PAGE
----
It’s that time of year again. The time when the airwaves are so saturated with political advertisements that you find yourself wishing democracy would go away and leave us clawing one another’s eyes out for the world’s last remaining loaf of bread in peace. This year promises to be even worse, with money flooding into political action committees and newly unleashed Super PACs swollen with cash money to buy up the commercial space that should be reminding us about fast food items we might like to purchase. With a new mobile app, Super PAC App, you can at least find out who is responsible for the onslaught of presidential campaign ads you’re about to be subjected to — especially if you’re one of the poor lost souls in a swing state whose vote might actually count.
A collaboration between engineers at MIT and policy wonks from Harvard’s Kennedy School of Government, Super PAC App can identify any presidential campaign ad from just a quick bit of audio. Once it recognizes the ad, it offers an analysis of what political action committee or entity was behind it, who runs that committee, and how much money was spent on the ad. It’s only good for ads on the television, and needs about twelve seconds of audio to identify a given campaign plug, but at free, the price is right for anyone looking for a way to cut through the muck, mire, and money of the political season and get a little clarity on who’s selling what. It also gives viewers a chance to weigh in on what they thought of the ad, and if they thought it was fair.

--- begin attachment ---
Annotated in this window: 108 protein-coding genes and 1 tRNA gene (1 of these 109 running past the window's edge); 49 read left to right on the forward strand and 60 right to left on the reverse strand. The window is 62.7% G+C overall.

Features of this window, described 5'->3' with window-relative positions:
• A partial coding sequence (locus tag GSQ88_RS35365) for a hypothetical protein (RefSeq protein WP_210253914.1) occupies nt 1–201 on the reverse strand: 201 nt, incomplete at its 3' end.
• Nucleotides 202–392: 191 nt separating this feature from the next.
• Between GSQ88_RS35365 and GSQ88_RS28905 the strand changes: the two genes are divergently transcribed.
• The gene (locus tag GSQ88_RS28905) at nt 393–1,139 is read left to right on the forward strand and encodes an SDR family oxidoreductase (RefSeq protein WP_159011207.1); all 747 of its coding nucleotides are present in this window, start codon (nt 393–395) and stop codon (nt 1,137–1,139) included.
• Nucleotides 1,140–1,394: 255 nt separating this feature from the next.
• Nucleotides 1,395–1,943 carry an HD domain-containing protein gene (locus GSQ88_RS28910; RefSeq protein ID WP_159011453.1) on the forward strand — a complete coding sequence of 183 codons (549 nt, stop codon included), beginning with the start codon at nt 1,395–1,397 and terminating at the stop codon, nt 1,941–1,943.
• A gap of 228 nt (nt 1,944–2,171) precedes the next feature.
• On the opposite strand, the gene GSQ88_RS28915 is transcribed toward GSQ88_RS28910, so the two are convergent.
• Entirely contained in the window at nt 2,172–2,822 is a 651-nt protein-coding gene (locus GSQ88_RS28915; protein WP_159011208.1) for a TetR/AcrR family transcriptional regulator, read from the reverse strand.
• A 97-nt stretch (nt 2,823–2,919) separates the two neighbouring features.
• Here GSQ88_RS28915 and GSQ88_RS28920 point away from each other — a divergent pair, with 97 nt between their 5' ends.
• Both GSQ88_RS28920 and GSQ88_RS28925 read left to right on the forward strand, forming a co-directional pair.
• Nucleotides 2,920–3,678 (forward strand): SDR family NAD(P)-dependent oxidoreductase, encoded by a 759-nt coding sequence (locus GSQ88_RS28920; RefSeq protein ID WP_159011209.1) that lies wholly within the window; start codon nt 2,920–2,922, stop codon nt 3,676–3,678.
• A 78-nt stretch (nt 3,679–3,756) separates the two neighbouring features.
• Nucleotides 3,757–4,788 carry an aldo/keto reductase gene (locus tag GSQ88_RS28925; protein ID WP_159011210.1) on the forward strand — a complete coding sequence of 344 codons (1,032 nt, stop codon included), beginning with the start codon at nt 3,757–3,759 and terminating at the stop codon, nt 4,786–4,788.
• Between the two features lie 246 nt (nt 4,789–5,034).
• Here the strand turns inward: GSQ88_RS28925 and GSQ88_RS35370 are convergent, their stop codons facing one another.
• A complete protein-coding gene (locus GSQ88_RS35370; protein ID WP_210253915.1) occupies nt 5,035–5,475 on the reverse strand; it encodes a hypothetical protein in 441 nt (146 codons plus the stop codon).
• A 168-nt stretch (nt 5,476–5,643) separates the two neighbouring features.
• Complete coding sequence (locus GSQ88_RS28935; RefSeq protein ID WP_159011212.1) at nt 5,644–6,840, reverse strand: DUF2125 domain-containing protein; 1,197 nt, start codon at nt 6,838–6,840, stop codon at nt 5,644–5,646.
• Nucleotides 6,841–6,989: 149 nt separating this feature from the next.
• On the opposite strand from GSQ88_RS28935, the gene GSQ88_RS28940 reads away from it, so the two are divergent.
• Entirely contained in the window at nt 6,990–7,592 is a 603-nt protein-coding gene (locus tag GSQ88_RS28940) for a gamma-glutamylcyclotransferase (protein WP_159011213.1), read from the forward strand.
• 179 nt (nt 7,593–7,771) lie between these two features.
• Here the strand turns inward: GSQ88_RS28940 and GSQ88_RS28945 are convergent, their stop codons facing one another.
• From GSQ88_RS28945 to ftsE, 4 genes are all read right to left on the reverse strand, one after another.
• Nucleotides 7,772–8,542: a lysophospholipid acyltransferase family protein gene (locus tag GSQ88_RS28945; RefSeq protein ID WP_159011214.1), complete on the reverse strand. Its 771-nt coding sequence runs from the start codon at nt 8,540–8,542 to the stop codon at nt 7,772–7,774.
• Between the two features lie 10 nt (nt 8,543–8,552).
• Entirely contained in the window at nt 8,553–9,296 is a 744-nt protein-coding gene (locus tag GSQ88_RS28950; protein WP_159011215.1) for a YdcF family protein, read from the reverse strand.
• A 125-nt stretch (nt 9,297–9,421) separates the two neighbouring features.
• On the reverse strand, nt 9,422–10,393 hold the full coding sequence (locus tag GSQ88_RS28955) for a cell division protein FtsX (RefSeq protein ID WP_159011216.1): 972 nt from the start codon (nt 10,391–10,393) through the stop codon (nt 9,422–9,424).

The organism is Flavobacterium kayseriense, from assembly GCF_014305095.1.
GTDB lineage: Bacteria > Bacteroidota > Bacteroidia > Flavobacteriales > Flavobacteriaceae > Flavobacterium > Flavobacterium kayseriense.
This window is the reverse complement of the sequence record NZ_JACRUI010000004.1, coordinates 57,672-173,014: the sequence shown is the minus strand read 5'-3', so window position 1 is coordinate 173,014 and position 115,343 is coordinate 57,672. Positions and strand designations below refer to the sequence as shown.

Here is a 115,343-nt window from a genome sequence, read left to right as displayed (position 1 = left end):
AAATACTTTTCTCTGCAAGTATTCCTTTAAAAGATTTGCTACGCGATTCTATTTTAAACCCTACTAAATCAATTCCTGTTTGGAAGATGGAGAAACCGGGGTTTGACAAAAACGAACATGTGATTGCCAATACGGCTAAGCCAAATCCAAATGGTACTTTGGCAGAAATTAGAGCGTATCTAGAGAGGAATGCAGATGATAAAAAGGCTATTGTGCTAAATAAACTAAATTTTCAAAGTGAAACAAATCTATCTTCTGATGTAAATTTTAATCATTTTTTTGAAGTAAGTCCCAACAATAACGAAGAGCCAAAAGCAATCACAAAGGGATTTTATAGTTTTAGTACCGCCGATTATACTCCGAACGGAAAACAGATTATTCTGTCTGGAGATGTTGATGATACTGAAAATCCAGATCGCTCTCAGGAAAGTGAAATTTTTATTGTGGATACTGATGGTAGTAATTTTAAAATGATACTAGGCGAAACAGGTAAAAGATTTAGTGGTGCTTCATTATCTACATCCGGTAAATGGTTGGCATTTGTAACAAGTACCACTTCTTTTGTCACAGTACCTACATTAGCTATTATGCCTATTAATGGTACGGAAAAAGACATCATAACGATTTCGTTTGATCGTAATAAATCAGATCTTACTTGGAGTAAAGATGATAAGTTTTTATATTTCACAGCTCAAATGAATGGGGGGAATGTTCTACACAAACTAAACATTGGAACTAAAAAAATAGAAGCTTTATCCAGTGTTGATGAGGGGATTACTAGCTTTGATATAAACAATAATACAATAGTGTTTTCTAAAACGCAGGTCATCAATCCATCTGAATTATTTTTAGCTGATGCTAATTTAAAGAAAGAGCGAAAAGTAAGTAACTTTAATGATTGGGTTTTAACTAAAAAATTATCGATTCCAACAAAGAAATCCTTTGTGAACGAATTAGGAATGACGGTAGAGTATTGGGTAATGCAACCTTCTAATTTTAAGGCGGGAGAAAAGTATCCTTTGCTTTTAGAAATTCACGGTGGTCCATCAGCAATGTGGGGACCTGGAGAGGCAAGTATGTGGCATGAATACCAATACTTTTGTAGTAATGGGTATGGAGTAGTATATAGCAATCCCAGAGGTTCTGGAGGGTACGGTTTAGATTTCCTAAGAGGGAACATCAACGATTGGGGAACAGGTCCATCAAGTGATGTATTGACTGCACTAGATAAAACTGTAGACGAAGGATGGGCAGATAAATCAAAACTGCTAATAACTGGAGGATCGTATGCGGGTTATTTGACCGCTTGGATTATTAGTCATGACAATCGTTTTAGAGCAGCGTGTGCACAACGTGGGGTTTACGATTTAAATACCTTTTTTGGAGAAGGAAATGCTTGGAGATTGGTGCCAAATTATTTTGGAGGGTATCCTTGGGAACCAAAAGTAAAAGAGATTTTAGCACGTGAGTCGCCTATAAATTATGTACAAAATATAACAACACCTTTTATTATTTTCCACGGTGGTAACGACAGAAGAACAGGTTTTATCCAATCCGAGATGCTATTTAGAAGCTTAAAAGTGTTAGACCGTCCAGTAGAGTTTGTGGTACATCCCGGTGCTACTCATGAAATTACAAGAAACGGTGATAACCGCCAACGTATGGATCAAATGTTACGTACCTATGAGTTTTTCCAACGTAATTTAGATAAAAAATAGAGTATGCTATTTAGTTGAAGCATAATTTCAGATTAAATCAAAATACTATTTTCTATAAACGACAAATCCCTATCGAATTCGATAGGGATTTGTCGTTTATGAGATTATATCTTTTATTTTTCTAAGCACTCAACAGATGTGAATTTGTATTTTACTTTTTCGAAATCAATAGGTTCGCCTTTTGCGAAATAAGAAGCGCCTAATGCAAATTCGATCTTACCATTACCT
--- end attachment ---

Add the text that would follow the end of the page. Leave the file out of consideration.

In addition to telling you what Super PAC put the ad on your television and thus who is to blame for your perfectly reasonable terror of all politicians, Super PAC App will even go the extra mile, offering links to outside news sources so you can get a third-party fact check on the substance of the ad and a breakdown of the claims being made in it. That makes the app — like election ad monitoring site FactCheck.org — a great way to see how many glaring, astonishing lies you’re being told by the people who run and want to run the country every day. Don’t worry, though — it’s not as depressing as it sounds. It’s a million more times depressing than that.
Also important to remember: Once you know the name of the responsible party, you are not allowed to go find the person and beat them insensible with a blunt object for ruining your favorite sitcom, police procedural, or sporting event with a ceaseless barrage of attack ads. That is still considered assault, and it is illegal. Thanks again, democracy. You jerk.